Spain’s Senate gave final approval on Wednesday to a windfall tax on banks and big energy companies, designed to ease the cost-of-living crisis, though it largely left out smaller local institutions and energy units. of foreign banks in the country.

The bank tax imposes a 4.8% charge on net interest earnings and net commissions from banks above a threshold of 800 million euros ($849 million).

For energy companies with a turnover of at least 1,000 million euros, excluding national regulated business and operations abroad, the rate is 1.2%.

After the bill cleared the first hurdle in Congress last month, the lower house introduced some corrections, reimposing the 800 million euro threshold as originally planned by the government, although the version approved by Congress called for that all banks supervised by the European Central Bank will pay.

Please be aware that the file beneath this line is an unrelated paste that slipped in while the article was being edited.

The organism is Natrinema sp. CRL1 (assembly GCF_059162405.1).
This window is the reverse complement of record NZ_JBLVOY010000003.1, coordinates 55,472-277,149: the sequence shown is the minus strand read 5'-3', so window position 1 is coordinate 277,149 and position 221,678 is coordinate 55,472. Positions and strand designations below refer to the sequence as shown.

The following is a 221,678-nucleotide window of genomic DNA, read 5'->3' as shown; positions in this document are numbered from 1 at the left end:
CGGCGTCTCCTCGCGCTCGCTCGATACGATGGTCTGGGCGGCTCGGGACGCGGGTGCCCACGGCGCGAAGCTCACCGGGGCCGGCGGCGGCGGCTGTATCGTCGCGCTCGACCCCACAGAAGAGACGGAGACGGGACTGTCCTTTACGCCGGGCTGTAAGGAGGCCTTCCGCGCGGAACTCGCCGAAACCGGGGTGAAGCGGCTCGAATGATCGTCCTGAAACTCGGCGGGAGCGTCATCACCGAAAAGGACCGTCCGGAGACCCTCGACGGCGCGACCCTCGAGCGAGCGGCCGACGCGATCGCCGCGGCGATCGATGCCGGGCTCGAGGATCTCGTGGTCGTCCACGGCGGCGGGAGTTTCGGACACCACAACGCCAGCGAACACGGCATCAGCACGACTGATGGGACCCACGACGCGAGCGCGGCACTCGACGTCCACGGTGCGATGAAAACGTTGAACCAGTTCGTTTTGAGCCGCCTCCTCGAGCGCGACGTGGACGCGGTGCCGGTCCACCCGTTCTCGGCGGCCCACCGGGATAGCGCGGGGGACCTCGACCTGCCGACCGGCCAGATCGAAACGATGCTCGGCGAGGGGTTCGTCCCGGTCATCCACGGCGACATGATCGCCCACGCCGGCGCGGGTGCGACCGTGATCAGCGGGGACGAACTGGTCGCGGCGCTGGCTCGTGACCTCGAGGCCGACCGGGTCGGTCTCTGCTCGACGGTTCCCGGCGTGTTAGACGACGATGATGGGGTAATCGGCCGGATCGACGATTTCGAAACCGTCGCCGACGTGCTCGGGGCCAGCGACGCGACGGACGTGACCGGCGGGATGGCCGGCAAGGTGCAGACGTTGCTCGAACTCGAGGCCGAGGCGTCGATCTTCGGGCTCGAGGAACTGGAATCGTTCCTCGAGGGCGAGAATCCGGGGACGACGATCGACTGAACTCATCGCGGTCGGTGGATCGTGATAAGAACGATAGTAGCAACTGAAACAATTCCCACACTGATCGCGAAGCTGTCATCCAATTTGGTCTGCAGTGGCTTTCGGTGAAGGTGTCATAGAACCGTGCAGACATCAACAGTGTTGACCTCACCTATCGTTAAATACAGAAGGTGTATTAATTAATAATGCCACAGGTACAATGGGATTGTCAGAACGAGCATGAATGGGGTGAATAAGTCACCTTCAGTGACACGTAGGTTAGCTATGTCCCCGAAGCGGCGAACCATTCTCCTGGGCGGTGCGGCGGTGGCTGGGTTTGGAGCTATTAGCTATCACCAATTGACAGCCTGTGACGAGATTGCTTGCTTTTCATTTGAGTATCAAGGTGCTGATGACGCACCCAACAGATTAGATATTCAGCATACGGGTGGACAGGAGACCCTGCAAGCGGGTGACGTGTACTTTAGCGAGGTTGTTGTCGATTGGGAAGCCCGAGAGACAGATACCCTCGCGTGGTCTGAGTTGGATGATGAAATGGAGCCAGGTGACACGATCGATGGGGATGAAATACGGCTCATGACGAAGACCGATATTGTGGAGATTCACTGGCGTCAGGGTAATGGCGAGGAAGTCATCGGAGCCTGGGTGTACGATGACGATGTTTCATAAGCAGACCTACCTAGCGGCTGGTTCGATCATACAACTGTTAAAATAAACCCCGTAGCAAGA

Since the bill has passed without any changes, the approval of the upper house is final.

Banks and companies have opposed both bank and energy taxes, threatening to challenge the new tax regime in court.

The vast majority of Spanish units of foreign banks, such as Deutsche Bank, will not be taxed unlike an earlier version of the draft that was approved in November.

However, BNP Paribas in Spain could be subject to the tax depending on the perimeter of the business that will be taxed.

The government put forward the original proposal to create the temporary tax on banks and big energy companies in July to raise a total of 7 billion euros by 2024 to finance measures to ease cost-of-living pressures.

The energy proposal was meant to raise 4 billion euros, but the Bank of Spain recently estimated that it would only raise 2 billion euros after its regulated domestic activities and foreign operations were left out of the levy.

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